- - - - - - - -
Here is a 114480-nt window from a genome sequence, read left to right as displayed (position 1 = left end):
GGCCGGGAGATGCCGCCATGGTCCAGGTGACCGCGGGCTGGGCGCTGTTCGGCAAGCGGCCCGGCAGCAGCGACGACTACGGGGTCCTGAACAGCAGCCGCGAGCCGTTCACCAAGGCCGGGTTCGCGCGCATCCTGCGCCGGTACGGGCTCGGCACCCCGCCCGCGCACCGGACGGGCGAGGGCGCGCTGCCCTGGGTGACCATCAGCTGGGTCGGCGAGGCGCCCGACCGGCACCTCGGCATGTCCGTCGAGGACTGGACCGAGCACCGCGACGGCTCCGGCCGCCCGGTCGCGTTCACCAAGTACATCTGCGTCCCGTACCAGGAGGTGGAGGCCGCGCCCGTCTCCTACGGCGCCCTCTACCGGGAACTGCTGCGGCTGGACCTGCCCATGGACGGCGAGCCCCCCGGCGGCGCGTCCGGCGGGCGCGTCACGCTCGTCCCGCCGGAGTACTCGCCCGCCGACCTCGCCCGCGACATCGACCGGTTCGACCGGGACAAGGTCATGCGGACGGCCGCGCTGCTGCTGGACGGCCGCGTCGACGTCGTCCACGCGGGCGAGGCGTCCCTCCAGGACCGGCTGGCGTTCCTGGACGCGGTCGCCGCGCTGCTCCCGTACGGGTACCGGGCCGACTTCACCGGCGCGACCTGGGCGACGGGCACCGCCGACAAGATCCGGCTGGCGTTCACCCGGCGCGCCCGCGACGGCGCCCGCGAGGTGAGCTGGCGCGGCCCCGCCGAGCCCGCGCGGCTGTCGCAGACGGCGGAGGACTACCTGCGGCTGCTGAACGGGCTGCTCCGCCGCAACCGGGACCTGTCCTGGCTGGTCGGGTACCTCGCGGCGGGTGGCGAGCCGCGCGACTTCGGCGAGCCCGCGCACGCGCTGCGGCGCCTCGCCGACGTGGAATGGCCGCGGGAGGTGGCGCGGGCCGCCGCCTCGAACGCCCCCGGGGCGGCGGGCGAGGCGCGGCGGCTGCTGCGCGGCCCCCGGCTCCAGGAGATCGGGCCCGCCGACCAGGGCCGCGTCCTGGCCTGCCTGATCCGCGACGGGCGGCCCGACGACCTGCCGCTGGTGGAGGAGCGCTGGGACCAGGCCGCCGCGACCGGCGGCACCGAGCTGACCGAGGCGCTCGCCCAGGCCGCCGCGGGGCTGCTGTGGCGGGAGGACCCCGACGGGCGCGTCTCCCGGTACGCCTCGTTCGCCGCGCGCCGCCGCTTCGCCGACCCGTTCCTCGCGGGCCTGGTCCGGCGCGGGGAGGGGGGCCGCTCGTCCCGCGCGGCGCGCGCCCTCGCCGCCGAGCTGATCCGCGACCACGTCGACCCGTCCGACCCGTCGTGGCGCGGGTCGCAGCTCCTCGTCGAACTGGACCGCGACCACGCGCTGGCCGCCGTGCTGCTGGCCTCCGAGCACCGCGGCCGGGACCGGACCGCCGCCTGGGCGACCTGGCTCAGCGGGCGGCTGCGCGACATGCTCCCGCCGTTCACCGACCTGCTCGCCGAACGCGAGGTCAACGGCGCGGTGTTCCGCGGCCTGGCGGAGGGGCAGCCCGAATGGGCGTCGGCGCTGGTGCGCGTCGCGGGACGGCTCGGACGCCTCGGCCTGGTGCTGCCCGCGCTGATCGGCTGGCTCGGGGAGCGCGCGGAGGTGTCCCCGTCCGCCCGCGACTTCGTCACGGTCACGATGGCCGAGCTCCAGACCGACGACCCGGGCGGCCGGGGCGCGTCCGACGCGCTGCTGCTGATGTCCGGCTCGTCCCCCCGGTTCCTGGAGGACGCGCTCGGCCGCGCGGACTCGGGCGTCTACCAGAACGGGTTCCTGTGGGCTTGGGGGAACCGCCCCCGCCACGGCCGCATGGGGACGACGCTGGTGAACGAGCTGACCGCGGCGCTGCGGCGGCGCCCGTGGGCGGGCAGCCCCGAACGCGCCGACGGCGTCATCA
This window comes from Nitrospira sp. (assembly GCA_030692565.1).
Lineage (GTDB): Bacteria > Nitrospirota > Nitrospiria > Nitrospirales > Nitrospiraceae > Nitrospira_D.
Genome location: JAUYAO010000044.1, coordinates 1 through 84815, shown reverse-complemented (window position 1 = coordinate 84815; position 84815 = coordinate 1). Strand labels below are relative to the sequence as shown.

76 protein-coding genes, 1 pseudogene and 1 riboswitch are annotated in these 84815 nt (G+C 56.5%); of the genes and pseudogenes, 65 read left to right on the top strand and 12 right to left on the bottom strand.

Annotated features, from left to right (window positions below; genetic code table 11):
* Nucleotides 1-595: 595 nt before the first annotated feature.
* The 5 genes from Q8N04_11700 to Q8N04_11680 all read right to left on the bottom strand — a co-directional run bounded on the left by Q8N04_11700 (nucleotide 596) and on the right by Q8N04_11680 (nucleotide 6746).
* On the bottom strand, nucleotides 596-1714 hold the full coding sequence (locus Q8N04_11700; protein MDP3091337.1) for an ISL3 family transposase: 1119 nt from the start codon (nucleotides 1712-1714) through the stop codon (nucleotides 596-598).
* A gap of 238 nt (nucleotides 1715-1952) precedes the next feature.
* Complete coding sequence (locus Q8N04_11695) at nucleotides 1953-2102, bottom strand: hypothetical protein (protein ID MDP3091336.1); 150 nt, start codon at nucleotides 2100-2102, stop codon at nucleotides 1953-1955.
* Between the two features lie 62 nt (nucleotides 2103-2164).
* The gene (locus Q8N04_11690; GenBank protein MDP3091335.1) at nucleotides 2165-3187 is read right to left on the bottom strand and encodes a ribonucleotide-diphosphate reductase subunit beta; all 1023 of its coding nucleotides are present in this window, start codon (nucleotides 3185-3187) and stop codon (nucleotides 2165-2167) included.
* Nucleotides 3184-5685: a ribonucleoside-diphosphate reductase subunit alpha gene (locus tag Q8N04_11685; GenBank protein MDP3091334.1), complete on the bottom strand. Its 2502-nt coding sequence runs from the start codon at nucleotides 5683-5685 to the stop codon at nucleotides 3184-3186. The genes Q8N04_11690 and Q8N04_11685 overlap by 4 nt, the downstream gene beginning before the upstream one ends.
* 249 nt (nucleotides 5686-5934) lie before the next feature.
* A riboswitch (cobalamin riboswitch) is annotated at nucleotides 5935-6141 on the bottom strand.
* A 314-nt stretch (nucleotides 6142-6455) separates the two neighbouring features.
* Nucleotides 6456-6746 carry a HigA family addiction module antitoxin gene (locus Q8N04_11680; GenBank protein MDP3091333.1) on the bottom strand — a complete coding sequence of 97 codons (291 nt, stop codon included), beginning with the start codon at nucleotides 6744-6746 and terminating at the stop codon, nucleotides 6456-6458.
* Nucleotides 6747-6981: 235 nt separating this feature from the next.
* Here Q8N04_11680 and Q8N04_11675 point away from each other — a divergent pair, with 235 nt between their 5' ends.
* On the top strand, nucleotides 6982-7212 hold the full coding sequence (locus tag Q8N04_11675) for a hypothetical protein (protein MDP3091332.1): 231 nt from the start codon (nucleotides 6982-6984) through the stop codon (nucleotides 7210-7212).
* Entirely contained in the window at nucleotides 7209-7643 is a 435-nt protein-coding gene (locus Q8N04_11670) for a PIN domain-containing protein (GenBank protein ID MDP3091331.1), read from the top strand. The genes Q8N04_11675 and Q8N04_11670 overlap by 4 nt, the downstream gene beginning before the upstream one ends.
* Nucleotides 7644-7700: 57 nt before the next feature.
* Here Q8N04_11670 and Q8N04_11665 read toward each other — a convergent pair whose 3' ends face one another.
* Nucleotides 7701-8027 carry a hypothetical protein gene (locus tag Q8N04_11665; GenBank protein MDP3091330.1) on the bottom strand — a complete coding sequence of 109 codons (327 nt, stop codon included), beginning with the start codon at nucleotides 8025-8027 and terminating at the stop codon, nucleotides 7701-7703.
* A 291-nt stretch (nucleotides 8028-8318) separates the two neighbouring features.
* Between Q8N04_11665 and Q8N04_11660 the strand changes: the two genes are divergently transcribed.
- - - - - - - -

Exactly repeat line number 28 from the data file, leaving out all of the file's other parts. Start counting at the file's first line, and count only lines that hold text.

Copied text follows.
* Between Q8N04_11665 and Q8N04_11660 the strand changes: the two genes are divergently transcribed.